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Crucial season for Tyrod Taylor has started with inconsistent camp

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Tyrod Taylor gets it done (1:10)

Bills QB Tyrod Taylor has more games with 30 yards or more rushing the last two years than any other quarterback, so ESPN's Field Yates and Matthew Berry aren't sure why Taylor is not getting drafted higher in fantasy leagues. (1:10)

PITTSFORD, N.Y. -- Entering his third season as the Buffalo Bills' starting quarterback, Tyrod Taylor's performance in training camp, preseason and the regular season will be under a microscope.

The Bills are committed financially to Taylor through this upcoming season. They have the option to pay Taylor a $6 million roster bonus next March and keep him for the 2018 season at an $18.08 million cap number -- or they can release him and save $14 million. Taylor's contract, restructured this past offseason, expires after the 2018 season.

If the Bills are to make a long-term commitment to Taylor, he likely will need to take a step forward this season. Taylor's first five practices of training camp left something to be desired, especially Tuesday's session, where he was generally not accurate. Taylor, who is adjusting to his third offensive coordinator since joining the Bills in 2015, turned in a better practice Wednesday.

Here is a look at Thursday's session:

Wow moment: Taylor's most valuable asset remains his athleticism, and he demonstrated it on a scramble during red zone 11-on-11 work. Taylor darted away from defensive end Eddie Yarbrough, who was not allowed to contact Taylor during practice because he is a quarterback. Taylor then put on a burst, squeezing through the line and hopping into the end zone. Because the defense cannot hit Taylor, it was hard to tell if he would have been stopped short of the goal line had he been in a game situation. Either way, it was the sort of athletic play Taylor has made routinely during his two years as the Bills' starter. As Taylor noted after practices, coaches want him to remain in the pocket during practice because his abilities as a scrambler are already well established.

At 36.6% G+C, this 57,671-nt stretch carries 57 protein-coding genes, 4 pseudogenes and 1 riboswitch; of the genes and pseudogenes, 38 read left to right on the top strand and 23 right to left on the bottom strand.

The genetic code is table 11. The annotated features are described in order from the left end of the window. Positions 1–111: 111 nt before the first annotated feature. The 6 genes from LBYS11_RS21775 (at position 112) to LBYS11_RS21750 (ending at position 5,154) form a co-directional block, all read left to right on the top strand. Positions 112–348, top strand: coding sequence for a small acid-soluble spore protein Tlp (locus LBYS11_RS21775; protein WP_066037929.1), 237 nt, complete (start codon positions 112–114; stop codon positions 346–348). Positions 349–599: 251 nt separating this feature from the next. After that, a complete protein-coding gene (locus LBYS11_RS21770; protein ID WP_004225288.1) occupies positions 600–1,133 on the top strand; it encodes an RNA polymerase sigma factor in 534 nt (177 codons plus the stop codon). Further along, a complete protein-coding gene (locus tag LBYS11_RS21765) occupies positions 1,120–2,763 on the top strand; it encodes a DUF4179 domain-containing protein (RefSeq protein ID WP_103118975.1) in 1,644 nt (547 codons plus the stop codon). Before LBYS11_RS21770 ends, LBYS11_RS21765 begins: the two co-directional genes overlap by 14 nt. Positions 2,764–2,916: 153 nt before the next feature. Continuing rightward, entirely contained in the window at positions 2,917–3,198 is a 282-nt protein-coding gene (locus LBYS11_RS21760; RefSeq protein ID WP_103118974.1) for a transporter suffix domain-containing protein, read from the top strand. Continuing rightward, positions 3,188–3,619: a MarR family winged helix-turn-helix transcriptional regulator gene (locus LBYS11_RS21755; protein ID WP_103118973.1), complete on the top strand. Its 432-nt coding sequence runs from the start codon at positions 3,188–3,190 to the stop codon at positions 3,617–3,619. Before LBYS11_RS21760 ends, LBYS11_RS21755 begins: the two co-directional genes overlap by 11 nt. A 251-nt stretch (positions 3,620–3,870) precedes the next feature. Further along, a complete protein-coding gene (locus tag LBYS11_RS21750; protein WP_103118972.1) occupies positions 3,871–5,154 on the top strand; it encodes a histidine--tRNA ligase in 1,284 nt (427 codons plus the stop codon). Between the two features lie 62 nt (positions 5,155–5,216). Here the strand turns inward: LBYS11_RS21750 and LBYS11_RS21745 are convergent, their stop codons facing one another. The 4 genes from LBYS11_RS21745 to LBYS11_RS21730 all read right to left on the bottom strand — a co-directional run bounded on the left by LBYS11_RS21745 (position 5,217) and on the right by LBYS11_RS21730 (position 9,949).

Whoa moment: Practice concluded with an 11-on-11, move-the-ball drill in which the offense started from its own 35-yard line. Taylor advanced to the defense's 39-yard line on three first-down completions -- two to tight end Nick O'Leary, and one to receiver Sammy Watkins -- before the first-team offense stalled. On first down, Taylor and Watkins weren't on the same page on a "read" route. Watkins turned back to Taylor, but the pass was targeted deep downfield. Taylor likely would have been sacked by defensive end Jerry Hughes on the play. On second down, Taylor's pass was batted down at the line of scrimmage. On third down, center Eric Wood and Taylor couldn't connect on the snap, leaving the ball on the ground to end the drill.